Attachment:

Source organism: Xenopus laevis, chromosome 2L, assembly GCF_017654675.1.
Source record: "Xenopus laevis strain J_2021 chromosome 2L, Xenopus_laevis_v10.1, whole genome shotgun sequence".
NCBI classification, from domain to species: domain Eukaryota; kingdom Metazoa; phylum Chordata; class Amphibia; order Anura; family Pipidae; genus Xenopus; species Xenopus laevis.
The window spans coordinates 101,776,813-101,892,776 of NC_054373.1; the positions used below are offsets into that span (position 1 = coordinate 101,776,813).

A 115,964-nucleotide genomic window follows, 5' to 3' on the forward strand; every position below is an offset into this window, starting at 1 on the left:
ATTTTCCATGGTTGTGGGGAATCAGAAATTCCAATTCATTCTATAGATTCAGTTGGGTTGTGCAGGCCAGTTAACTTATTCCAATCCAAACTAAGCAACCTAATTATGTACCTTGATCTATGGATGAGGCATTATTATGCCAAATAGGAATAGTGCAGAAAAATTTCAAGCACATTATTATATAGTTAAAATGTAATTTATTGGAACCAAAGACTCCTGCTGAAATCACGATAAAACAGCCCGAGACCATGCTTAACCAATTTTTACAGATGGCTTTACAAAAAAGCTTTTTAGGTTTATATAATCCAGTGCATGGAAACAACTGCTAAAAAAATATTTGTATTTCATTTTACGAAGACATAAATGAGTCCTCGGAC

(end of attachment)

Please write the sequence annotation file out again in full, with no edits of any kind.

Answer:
Source organism: Xenopus laevis, chromosome 2L, assembly GCF_017654675.1.
Source record: "Xenopus laevis strain J_2021 chromosome 2L, Xenopus_laevis_v10.1, whole genome shotgun sequence".
NCBI classification, from domain to species: domain Eukaryota; kingdom Metazoa; phylum Chordata; class Amphibia; order Anura; family Pipidae; genus Xenopus; species Xenopus laevis.
The window spans coordinates 101,776,813-101,892,776 of NC_054373.1; the positions used below are offsets into that span (position 1 = coordinate 101,776,813).

A 115,964-nucleotide genomic window follows, 5' to 3' on the forward strand; every position below is an offset into this window, starting at 1 on the left:
ATTTTCCATGGTTGTGGGGAATCAGAAATTCCAATTCATTCTATAGATTCAGTTGGGTTGTGCAGGCCAGTTAACTTATTCCAATCCAAACTAAGCAACCTAATTATGTACCTTGATCTATGGATGAGGCATTATTATGCCAAATAGGAATAGTGCAGAAAAATTTCAAGCACATTATTATATAGTTAAAATGTAATTTATTGGAACCAAAGACTCCTGCTGAAATCACGATAAAACAGCCCGAGACCATGCTTAACCAATTTTTACAGATGGCTTTACAAAAAAGCTTTTTAGGTTTATATAATCCAGTGCATGGAAACAACTGCTAAAAAAATATTTGTATTTCATTTTACGAAGACATAAATGAGTCCTCGGAC